The Stones of Blood

“Goddess of war, death and magic. Beware the raven or the crow, Doctor. They are her eyes.” – De Vries

What better setting is there for a Doctor Who episode than an ancient stone circle in the middle of the night with ravens and blood and aliens? I don’t know if fans would generally consider it so, but this is for me the absolute best episode of the entire Key to Time series. It definitely has the most elements of horror of the six—it’s full of mood and jump scares and suspense. I think the show did a great job of bringing “rocks” to life, especially when the Ogri suddenly appear at the window and doors, but I’m glad they didn’t jump to them too quickly but instead let the story build up a bit, following a bit of a red herring with the Druidic cult leaders until they are unexpectedly slaughtered.

The whole story is thing of mystery and surprises, not the least of which is that the whole setting switches halfway through unexpectedly from the ancient and natural to the brightly lit and futuristic. It’s also fun how the story offers clues along the way, like hinting about the rocks moving with the confused surveys and mysterious indentations on the ground and to Vivien’s identity with portraits and talk of the line of female landowners. As I’ve mentioned before, I always like it when ancient myths end up being evidence of aliens in the show, so having a four-thousand year old Druidic goddess turn out to be a stranded alien and the whole notion of erecting stone circles to cover in blood for sacrifice as starting with the silicon-based Ogri is wonderful.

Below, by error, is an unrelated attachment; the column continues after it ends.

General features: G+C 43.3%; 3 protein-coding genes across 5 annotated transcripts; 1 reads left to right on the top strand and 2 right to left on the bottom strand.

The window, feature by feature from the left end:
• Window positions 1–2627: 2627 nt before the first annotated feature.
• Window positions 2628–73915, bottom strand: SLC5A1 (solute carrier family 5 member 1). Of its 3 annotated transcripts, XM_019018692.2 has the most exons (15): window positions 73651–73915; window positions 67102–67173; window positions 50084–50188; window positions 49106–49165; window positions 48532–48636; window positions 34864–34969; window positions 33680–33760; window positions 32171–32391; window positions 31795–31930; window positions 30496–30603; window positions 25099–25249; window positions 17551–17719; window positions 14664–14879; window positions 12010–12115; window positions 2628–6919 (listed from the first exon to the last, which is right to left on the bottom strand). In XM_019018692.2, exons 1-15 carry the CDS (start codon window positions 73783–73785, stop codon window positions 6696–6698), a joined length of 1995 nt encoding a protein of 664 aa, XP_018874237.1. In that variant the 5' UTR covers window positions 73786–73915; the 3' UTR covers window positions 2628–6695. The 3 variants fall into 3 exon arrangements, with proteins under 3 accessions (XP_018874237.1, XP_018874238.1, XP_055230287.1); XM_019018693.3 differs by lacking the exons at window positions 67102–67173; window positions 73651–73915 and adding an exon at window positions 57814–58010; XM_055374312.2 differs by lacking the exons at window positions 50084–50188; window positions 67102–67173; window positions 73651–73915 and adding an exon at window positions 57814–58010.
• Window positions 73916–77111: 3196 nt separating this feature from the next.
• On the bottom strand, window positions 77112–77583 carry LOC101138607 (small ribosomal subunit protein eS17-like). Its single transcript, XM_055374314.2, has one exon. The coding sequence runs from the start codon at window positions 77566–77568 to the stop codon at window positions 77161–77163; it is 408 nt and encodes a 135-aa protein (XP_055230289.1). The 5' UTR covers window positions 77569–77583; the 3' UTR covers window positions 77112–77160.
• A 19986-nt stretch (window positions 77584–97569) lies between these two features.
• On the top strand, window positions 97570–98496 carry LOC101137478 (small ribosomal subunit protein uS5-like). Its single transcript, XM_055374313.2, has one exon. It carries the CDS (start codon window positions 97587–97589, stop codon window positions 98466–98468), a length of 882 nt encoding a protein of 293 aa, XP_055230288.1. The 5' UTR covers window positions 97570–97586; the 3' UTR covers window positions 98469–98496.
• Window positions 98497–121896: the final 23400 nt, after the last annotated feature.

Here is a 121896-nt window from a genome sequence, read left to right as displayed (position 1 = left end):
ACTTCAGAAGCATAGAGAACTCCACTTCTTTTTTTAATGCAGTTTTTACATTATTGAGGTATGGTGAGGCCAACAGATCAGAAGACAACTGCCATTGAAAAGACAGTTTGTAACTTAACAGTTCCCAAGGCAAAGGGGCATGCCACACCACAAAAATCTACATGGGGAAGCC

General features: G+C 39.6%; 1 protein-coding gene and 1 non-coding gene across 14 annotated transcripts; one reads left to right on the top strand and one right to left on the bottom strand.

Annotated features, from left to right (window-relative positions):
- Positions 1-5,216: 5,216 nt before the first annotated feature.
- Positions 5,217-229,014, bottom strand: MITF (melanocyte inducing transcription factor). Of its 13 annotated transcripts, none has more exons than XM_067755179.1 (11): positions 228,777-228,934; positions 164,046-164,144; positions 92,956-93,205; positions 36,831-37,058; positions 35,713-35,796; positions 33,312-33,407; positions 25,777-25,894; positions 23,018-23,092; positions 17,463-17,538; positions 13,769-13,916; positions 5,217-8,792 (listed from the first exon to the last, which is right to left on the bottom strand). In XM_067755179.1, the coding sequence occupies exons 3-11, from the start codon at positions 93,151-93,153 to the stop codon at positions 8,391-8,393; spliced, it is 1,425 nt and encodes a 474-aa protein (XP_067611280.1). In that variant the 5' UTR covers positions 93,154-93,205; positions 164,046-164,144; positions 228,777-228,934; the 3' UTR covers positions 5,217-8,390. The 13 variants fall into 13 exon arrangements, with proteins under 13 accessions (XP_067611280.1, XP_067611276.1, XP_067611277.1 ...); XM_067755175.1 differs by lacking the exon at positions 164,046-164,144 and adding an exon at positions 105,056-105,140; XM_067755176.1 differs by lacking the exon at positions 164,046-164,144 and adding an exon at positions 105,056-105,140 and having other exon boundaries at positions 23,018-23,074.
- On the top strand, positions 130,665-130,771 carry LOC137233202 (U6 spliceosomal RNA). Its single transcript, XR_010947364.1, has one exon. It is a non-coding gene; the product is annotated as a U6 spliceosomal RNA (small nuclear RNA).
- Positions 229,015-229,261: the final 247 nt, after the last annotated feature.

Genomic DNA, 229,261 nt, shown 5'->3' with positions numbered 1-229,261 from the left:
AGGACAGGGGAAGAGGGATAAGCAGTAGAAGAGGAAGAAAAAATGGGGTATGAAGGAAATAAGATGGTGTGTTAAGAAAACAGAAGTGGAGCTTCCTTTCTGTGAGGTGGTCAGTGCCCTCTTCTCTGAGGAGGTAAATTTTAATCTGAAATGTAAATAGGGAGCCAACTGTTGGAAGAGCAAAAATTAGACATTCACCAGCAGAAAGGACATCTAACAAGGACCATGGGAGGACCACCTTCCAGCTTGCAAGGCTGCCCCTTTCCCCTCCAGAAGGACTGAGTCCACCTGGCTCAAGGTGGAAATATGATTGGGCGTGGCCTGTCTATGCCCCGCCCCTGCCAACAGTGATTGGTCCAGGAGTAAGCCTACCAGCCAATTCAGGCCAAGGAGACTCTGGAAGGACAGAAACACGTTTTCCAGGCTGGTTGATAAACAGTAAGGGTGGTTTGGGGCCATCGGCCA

In addition to a great premise, some great performances are also key to the story. We are treated to one of those larger than life characters in the person of Emilia Rumford; the actress puts such gusto into her portrayal that she steals the show. The character of Vivien, later in her true form as the silver skinned Cessair, is also quite well played. It seems like there is a subtle difference in the archness she shows in her two guises. I also love the undercurrent in the Doctor’s tete-a-tete with De Vries. Even K-9 suddenly gets to be a self-sacrificing hero.

Best (or worst) unsettling moment:

The camping scene will forever be seared in my memory from childhood as one of the scariest Doctor Who scenes ever. It starts out ominous as they awake and find two stones suddenly just standing there where they weren’t before. It’s a sudden scare when she touches the stone and cries in pain. When her hand suddenly fades through to bone and they both scream in agony as the screen fades to red, it’s the height of terror.


I wish they could have highlighted more of Cessair’s role over the years as the goddess and matron of the manor. The appearance of the Doctor’s machine to enter hyperspace machine is a bit silly which undercuts the seriousness of the danger a bit too.